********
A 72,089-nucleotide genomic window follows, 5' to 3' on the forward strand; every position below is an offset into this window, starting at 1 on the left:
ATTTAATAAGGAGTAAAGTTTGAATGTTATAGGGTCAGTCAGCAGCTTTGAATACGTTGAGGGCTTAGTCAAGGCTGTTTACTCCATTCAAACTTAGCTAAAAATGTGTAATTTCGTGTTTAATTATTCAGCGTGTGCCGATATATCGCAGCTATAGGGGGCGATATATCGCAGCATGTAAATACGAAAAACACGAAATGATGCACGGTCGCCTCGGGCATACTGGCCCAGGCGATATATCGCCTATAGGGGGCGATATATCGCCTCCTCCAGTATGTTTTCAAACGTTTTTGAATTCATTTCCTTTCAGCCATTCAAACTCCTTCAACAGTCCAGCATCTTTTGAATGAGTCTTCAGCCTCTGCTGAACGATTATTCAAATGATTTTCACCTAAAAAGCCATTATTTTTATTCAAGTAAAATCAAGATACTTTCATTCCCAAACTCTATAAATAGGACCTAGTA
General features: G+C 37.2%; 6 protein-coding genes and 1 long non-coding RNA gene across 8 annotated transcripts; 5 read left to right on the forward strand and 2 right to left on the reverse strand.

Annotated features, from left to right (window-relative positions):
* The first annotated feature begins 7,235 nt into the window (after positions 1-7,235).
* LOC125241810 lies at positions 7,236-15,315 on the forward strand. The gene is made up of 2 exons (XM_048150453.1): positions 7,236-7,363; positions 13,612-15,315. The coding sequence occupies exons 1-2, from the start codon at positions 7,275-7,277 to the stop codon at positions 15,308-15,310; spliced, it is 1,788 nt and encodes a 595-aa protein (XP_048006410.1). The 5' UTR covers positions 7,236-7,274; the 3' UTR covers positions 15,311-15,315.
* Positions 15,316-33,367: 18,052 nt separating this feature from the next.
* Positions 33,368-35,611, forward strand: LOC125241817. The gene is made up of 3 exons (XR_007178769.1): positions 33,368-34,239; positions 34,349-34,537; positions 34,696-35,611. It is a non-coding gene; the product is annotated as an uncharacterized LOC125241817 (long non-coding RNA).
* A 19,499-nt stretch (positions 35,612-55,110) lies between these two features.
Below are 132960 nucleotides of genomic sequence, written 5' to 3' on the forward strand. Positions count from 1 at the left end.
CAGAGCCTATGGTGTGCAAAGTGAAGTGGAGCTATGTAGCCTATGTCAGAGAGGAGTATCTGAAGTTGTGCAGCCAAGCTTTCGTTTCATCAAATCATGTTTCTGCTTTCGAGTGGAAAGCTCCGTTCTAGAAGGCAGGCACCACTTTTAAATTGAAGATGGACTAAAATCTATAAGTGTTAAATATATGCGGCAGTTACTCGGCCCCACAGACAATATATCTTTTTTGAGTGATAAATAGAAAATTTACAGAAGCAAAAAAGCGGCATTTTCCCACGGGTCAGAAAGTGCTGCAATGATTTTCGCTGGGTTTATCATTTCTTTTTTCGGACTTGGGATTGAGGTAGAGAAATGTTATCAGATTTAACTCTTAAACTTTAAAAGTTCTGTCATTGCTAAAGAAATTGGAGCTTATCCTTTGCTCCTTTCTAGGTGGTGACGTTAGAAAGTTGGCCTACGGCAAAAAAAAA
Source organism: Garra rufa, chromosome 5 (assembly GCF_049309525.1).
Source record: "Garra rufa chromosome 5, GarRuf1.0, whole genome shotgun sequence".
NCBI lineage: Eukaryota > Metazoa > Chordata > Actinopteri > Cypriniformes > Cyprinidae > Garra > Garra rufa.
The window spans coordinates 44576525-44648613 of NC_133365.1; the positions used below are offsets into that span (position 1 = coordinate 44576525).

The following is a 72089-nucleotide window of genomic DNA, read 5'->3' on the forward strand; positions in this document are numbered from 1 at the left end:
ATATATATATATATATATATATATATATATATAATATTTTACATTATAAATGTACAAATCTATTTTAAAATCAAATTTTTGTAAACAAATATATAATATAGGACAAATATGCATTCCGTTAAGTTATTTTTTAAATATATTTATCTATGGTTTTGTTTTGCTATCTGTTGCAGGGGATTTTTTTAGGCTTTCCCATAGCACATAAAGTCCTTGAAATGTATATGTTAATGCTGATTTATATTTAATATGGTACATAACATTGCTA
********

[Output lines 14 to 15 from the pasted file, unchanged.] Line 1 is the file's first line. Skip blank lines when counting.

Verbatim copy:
NCBI lineage: Eukaryota > Metazoa > Chordata > Actinopteri > Cypriniformes > Cyprinidae > Garra > Garra rufa.
The window spans coordinates 44576525-44648613 of NC_133365.1; the positions used below are offsets into that span (position 1 = coordinate 44576525).